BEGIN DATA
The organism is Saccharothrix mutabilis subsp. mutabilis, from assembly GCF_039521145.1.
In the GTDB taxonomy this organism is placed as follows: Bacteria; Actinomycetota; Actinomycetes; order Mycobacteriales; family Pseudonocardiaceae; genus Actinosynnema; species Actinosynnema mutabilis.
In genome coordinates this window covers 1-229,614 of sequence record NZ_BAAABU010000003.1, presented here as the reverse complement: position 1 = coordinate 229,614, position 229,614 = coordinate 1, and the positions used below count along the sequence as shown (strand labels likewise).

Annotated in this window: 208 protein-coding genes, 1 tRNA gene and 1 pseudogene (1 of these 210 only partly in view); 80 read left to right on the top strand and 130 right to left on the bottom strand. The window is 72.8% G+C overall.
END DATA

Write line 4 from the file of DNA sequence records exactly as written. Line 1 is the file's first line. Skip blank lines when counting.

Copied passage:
Annotated in this window: 208 protein-coding genes, 1 tRNA gene and 1 pseudogene (1 of these 210 only partly in view); 80 read left to right on the top strand and 130 right to left on the bottom strand. The window is 72.8% G+C overall.